Abstract

Trenches excavated at two sites on scarps of the Pyramid Lake fault zone revealed evidence of recurrent Holocene strike-slip faulting. Control for estimating the ages of faulting events is provided by soil stratigraphy, C-14 ages on organic sediments, and the Mazama ash (7000–6700 yr), which is present at both sites.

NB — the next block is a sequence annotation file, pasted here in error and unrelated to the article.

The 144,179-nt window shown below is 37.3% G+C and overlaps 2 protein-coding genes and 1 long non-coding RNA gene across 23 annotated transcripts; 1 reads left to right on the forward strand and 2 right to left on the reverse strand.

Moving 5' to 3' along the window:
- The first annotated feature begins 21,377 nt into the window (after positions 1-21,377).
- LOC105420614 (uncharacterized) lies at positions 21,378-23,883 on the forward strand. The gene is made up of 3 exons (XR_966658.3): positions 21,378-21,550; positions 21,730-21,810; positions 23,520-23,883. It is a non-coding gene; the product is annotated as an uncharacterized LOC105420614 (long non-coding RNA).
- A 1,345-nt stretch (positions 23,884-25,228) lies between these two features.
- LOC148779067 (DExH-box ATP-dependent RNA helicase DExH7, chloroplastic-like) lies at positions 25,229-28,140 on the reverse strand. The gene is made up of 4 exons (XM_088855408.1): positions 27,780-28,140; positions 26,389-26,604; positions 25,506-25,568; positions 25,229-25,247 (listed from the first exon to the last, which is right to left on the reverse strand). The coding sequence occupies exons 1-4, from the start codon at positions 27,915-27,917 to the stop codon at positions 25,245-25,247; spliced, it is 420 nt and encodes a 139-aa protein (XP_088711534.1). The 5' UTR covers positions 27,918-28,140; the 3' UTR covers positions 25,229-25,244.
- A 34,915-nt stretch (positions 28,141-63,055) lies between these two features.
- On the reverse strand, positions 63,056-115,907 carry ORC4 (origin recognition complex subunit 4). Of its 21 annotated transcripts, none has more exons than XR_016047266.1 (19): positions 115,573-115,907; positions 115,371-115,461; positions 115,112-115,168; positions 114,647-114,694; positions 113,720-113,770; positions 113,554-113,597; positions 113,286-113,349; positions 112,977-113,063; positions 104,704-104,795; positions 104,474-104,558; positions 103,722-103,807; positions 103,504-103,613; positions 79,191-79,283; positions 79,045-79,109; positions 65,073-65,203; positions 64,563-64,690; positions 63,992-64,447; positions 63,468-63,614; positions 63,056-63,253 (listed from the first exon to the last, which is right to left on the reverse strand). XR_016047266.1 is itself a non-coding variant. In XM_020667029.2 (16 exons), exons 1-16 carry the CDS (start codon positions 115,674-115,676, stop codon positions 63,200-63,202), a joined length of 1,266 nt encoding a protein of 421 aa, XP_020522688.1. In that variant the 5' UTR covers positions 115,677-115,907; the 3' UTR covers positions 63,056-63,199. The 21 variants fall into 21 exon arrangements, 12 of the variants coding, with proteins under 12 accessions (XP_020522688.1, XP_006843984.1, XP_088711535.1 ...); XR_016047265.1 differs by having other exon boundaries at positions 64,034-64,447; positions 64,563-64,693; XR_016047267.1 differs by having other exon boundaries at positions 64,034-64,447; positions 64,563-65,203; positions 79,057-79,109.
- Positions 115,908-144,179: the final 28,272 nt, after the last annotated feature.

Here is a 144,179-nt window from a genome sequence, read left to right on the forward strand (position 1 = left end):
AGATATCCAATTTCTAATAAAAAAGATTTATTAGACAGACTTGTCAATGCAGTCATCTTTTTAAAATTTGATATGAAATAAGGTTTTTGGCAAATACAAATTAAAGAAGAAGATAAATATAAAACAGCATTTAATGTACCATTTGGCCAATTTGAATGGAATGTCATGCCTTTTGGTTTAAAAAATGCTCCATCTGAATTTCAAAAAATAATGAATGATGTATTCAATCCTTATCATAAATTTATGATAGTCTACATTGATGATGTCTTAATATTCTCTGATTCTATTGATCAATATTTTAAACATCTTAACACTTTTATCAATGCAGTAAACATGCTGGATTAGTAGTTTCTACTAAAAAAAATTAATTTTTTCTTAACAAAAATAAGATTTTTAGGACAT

The first site displayed evidence of at least three, probably four, and possibly five displacements within the past 7500 yr. Evidence of at least three and probably four post–Mazama-ash faulting events was found at the second trench site. The juxtaposition of lithologically contrasting deposits and units with different thicknesses on opposite sides of the faults indicates strike-slip faulting. The estimated average recurrence of surface faulting events (Ms ⩾ 6.5) is about 1800 yr assuming four post–Mazama-ash events and about 2400 yr for three events. The most recent event occurred within the past few hundred years. The rate of recurrence of surface faulting events on the Pyramid Lake fault zone is three to five times higher than for most faults in the western Basin and Range province.

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